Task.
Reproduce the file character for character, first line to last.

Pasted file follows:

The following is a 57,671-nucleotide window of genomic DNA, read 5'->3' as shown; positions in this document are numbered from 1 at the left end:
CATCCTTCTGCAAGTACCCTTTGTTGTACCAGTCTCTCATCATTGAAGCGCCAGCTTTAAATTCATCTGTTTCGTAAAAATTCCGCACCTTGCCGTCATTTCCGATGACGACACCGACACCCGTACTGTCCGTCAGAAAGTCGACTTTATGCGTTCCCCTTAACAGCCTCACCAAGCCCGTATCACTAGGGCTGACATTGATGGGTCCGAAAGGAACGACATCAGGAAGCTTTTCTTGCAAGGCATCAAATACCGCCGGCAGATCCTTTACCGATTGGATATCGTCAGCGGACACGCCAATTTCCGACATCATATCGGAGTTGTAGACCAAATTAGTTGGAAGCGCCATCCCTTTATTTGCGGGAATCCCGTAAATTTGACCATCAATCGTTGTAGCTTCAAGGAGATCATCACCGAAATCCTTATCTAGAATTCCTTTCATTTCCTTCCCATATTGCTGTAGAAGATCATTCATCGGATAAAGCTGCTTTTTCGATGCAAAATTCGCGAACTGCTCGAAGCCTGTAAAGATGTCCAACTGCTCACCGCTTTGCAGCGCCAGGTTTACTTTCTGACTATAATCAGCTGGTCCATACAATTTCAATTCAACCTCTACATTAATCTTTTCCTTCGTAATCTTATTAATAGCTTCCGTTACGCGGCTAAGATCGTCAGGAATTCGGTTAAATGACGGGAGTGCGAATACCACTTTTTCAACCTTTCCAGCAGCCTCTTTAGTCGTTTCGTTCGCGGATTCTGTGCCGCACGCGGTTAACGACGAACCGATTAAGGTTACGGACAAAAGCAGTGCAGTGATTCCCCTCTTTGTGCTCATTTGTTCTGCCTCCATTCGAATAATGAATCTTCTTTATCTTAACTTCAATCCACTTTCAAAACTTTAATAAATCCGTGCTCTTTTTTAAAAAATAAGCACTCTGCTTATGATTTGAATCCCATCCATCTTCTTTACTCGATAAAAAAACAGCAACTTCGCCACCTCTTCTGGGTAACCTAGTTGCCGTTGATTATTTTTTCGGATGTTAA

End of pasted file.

The following is a 57,671-nucleotide window of genomic DNA, read 5'->3' as shown; positions in this document are numbered from 1 at the left end:
CATCCTTCTGCAAGTACCCTTTGTTGTACCAGTCTCTCATCATTGAAGCGCCAGCTTTAAATTCATCTGTTTCGTAAAAATTCCGCACCTTGCCGTCATTTCCGATGACGACACCGACACCCGTACTGTCCGTCAGAAAGTCGACTTTATGCGTTCCCCTTAACAGCCTCACCAAGCCCGTATCACTAGGGCTGACATTGATGGGTCCGAAAGGAACGACATCAGGAAGCTTTTCTTGCAAGGCATCAAATACCGCCGGCAGATCCTTTACCGATTGGATATCGTCAGCGGACACGCCAATTTCCGACATCATATCGGAGTTGTAGACCAAATTAGTTGGAAGCGCCATCCCTTTATTTGCGGGAATCCCGTAAATTTGACCATCAATCGTTGTAGCTTCAAGGAGATCATCACCGAAATCCTTATCTAGAATTCCTTTCATTTCCTTCCCATATTGCTGTAGAAGATCATTCATCGGATAAAGCTGCTTTTTCGATGCAAAATTCGCGAACTGCTCGAAGCCTGTAAAGATGTCCAACTGCTCACCGCTTTGCAGCGCCAGGTTTACTTTCTGACTATAATCAGCTGGTCCATACAATTTCAATTCAACCTCTACATTAATCTTTTCCTTCGTAATCTTATTAATAGCTTCCGTTACGCGGCTAAGATCGTCAGGAATTCGGTTAAATGACGGGAGTGCGAATACCACTTTTTCAACCTTTCCAGCAGCCTCTTTAGTCGTTTCGTTCGCGGATTCTGTGCCGCACGCGGTTAACGACGAACCGATTAAGGTTACGGACAAAAGCAGTGCAGTGATTCCCCTCTTTGTGCTCATTTGTTCTGCCTCCATTCGAATAATGAATCTTCTTTATCTTAACTTCAATCCACTTTCAAAACTTTAATAAATCCGTGCTCTTTTTTAAAAAATAAGCACTCTGCTTATGATTTGAATCCCATCCATCTTCTTTACTCGATAAAAAAACAGCAACTTCGCCACCTCTTCTGGGTAACCTAGTTGCCGTTGATTATTTTTTCGGATGTTAA